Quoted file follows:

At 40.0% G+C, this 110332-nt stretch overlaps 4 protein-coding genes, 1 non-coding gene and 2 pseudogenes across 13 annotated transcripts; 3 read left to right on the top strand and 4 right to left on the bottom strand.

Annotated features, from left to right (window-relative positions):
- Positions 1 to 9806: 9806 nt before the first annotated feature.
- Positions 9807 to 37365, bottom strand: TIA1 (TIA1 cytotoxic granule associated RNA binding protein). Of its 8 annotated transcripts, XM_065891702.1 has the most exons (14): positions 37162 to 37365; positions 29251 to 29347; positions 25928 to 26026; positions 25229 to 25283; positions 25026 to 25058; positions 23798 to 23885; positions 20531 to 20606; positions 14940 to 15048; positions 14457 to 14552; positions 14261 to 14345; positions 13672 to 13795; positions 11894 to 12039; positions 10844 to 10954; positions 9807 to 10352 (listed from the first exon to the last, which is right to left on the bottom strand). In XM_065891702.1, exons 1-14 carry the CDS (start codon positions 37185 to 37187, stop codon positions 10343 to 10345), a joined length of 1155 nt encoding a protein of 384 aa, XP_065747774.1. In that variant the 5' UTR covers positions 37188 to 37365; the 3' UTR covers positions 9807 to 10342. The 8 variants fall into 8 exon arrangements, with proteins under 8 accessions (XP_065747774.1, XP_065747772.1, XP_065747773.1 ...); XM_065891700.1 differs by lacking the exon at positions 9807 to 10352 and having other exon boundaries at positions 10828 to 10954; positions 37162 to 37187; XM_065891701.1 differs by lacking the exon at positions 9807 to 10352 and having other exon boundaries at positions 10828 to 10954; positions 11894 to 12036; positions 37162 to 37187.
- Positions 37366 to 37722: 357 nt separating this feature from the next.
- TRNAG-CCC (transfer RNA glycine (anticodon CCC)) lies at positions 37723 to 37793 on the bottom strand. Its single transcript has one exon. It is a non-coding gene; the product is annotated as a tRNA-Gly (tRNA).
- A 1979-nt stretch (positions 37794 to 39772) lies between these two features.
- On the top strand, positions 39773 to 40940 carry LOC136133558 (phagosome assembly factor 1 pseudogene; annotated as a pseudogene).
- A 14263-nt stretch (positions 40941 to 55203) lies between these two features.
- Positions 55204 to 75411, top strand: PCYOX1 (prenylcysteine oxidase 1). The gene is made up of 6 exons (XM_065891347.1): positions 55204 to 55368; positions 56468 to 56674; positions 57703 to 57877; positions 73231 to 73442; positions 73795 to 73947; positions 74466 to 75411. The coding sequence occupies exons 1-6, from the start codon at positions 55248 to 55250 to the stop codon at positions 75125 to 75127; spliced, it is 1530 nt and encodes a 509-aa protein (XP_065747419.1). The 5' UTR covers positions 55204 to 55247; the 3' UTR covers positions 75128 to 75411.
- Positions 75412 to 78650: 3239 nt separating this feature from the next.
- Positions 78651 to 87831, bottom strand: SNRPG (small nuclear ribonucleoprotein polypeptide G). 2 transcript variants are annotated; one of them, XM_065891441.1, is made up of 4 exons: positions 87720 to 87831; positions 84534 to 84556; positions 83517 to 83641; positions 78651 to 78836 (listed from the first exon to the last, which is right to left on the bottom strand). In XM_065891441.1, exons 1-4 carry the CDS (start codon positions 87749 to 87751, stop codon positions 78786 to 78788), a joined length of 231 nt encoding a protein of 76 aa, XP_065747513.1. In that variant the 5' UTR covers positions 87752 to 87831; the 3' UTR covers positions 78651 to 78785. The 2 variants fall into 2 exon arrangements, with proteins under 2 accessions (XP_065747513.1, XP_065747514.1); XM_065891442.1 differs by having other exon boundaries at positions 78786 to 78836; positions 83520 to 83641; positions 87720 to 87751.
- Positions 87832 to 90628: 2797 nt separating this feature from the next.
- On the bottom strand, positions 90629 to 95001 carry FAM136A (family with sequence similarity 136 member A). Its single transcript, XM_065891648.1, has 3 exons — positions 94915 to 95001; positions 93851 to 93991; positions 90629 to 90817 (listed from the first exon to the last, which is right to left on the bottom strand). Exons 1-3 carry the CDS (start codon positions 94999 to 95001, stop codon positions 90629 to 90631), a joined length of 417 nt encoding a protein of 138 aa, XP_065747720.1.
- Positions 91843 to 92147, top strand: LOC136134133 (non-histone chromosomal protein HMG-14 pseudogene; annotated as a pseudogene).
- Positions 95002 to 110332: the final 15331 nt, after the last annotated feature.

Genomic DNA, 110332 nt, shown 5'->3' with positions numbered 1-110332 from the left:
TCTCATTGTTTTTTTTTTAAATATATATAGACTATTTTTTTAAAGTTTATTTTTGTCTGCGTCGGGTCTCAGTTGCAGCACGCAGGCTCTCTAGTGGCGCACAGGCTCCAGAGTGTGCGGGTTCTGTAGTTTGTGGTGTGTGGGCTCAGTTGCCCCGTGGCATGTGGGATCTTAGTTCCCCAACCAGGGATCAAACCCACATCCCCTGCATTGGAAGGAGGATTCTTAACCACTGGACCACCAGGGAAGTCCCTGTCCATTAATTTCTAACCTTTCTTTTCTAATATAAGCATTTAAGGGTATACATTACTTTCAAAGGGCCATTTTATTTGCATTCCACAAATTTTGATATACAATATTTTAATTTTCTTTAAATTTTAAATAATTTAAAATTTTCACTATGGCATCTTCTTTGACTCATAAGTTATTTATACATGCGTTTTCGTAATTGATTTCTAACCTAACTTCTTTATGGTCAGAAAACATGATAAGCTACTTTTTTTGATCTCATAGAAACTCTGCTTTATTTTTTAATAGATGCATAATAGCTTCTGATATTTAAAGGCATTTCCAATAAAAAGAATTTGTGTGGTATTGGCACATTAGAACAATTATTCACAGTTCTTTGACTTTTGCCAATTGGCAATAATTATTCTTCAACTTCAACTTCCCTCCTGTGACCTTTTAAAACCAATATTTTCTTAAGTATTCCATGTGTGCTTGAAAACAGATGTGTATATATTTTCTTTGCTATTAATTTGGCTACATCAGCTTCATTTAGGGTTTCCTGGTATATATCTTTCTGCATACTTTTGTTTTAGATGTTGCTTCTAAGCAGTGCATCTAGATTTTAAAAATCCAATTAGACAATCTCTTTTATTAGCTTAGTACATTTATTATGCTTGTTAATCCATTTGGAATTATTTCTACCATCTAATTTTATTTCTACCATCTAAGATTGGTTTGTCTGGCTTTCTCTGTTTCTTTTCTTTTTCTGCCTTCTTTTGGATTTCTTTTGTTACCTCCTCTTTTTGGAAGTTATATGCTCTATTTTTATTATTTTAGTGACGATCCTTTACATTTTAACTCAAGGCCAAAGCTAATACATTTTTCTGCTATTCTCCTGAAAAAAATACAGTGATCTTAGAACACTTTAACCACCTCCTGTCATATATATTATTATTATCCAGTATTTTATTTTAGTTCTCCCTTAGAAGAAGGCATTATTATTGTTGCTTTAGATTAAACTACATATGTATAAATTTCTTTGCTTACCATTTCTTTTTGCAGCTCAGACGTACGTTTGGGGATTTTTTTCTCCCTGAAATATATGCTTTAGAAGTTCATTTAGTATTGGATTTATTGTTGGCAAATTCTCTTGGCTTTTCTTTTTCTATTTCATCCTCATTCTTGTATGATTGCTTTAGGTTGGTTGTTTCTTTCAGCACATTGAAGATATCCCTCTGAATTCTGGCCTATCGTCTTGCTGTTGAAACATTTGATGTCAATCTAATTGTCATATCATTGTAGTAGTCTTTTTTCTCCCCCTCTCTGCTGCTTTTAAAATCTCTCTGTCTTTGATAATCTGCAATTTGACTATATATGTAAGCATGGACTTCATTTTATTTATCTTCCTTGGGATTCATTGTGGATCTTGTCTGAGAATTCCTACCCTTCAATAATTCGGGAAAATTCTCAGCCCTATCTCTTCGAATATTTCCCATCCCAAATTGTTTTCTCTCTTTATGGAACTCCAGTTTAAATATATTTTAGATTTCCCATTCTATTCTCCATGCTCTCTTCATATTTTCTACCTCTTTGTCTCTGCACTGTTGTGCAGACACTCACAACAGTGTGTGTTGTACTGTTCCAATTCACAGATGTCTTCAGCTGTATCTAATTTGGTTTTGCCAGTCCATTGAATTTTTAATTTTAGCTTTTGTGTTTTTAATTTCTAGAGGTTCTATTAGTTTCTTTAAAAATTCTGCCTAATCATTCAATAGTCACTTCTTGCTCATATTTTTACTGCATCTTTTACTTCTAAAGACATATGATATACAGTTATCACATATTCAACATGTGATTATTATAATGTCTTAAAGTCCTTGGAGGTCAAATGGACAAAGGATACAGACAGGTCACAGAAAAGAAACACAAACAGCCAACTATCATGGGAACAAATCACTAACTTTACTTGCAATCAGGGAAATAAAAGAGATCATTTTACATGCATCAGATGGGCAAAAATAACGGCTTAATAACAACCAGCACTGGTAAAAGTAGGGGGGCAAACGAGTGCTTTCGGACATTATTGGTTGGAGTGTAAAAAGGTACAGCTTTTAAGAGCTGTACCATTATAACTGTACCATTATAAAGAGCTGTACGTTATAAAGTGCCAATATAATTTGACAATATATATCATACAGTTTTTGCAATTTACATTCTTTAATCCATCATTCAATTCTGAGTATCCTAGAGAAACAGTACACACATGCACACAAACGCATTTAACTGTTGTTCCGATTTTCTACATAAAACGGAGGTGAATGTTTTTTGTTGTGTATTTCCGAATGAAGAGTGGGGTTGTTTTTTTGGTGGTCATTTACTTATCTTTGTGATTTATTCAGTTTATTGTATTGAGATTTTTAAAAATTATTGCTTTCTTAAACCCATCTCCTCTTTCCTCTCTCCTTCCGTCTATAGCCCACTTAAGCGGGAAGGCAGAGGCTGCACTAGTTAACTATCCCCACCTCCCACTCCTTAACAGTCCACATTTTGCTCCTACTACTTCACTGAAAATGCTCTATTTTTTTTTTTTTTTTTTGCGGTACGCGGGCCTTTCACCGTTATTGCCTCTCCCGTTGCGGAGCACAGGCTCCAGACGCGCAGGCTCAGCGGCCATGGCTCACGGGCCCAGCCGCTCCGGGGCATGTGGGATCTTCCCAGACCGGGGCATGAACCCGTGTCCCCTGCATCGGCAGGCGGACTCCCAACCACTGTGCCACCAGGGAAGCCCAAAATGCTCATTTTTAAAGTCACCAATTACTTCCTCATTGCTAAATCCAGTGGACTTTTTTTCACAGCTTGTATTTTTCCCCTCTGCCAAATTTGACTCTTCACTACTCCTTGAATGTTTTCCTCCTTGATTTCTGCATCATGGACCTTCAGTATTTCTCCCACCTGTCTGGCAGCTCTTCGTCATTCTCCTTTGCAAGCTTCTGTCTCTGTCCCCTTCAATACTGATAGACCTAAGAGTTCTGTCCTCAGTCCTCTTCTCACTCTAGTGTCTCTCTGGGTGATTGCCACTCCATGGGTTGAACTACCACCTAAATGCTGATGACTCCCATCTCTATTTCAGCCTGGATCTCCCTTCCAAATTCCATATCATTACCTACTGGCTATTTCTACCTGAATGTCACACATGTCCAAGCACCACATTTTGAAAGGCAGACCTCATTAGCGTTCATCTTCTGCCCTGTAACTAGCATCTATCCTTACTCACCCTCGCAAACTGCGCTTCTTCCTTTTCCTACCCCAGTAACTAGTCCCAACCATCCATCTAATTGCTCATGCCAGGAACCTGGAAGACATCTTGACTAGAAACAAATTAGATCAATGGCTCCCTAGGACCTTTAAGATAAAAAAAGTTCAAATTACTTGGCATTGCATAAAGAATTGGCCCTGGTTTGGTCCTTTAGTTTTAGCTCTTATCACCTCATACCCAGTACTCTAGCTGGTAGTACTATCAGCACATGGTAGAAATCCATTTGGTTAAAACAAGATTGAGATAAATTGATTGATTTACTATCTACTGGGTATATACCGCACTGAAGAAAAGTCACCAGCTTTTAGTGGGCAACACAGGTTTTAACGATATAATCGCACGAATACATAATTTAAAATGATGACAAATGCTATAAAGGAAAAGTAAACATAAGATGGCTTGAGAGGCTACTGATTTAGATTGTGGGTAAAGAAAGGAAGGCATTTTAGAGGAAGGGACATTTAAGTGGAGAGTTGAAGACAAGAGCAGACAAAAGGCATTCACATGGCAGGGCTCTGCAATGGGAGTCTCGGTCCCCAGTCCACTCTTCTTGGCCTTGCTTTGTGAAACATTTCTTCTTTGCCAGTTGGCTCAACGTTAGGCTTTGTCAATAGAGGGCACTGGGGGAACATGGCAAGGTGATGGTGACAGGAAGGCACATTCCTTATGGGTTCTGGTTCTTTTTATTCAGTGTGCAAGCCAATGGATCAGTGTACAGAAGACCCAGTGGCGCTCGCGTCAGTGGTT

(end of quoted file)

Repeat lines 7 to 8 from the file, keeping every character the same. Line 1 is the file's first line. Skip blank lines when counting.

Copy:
- A 1979-nt stretch (positions 37794 to 39772) lies between these two features.
- On the top strand, positions 39773 to 40940 carry LOC136133558 (phagosome assembly factor 1 pseudogene; annotated as a pseudogene).